Wildwood Park, Harrisburg, PA (1.5 mile loop). The boardwalk is beautiful, full of flowers and lush greenery and the acres of Swamp Rose Mallow flow are spectacular. Near the visitor’s/nature center are some nature based sculptures. It’s sadly spoiled some by being sandwiched between the overwhelming loud Interstate 81, which runs along the length of the park, and another major and very loud road.
Eckley Miners’ Village, Weatherly, PA. Perched atop a mountain ridge at the center of the planet’s largest concentration of anthracite coal, Eckley Miners’ Village preserves the heritage of Pennsylvania’s anthracite Coal Region, a 484-square-mile tract of ridges and valleys that fueled America’s Industrial Revolution. Founded in 1854 and continuously occupied for more than 150 years, Eckley is North America’s most complete nineteenth-century company town and the only historical site and museum dedicated to the daily lives of immigrant miners, their families, and their descendants. Coal operations declined by the 1950s, but the site was restored for the 1970 film The Molly Maguires and then converted to a state historic site.
Eckley is one among hundreds of company-owned mining towns or “patch towns” that cropped up across Northeastern Pennsylvania’s coal fields throughout the nineteenth century. Built cheaply and designed to enforce strict industrial discipline, company towns like Eckley speak to the almost unchecked power of the coal companies. But they also reflect the ways that working families challenged company control and carved out small areas of independence and opportunity in an otherwise unrelenting environment.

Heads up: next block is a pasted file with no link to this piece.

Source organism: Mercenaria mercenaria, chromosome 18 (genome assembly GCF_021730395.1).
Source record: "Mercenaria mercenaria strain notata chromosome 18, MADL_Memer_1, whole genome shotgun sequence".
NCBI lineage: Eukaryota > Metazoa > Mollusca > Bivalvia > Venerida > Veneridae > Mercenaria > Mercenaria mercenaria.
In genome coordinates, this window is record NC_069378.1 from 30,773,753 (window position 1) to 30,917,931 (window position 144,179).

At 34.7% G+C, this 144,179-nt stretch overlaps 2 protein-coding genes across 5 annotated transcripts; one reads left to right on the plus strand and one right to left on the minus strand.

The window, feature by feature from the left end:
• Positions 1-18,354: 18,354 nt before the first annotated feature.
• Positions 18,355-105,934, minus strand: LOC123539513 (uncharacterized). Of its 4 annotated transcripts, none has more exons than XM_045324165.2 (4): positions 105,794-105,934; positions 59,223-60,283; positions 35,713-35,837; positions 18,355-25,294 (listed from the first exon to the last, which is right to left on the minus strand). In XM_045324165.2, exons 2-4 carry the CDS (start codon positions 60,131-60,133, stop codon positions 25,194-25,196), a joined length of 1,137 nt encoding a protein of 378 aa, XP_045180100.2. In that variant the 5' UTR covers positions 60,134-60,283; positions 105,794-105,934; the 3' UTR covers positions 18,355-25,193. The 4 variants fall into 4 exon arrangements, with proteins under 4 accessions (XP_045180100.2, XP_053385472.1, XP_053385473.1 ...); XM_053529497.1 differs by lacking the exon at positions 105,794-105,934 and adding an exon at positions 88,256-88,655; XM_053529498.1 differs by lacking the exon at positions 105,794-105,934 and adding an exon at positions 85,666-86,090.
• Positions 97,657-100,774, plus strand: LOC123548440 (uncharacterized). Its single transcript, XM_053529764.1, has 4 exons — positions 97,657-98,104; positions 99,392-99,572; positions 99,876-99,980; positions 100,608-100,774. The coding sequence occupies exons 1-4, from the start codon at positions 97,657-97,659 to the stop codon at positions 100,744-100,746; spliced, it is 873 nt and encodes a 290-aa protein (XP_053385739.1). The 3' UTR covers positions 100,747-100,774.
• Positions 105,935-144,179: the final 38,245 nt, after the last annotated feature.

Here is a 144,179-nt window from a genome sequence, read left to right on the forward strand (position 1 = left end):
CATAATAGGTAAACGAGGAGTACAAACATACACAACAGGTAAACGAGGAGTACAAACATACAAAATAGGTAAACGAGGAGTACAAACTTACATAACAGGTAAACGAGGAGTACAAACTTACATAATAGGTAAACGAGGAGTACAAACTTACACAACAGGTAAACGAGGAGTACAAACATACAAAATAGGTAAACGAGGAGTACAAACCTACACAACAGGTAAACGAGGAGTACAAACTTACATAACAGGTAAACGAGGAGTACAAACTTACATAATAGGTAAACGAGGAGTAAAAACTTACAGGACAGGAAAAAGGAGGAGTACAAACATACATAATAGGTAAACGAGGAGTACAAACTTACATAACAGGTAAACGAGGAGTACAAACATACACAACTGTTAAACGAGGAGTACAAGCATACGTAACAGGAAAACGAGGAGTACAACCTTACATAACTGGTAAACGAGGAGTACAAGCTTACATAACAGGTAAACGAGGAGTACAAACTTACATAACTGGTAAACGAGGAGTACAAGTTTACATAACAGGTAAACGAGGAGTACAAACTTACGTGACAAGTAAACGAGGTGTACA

Construction on laborers’ dwellings began in 1854. By 1860, the town included 130 houses. Families of common laborers lived in double homes and frequently took on boarders. Up to 30 people lived in each double home. Built on the cheap, the homes offered little more than shelter from the rain and lacked insulation, electricity, running water, and plumbing.
During the filming of The Molly Maguires, the social club served as the set for the Emerald House and can be seen in the movie’s bar scenes. The members-only club is still active today, and many residents (it seems that a few of the houses are still occupied) of Eckley and nearby communities still participate in its events.
Frank Pepe Pizzeria Napoletana, Danbury, CT. for dinner. Chris grew up eating New Haven style coal fired pizza from Pepe’s, a family run Connecticut tradition since 1925. It’s one of our favorite styles of pizza. The Margherita was exactly what we needed after such a long drive.
Rich Farm Ice Cream Shop, Oxford, CT. This is another of our Connecticut family’s favorite spots, which is why we chose to meet up with them there. Even on Wednesday evening the lines were long. All of the ice cream is made daily on the dairy farm, slow churned in small batches.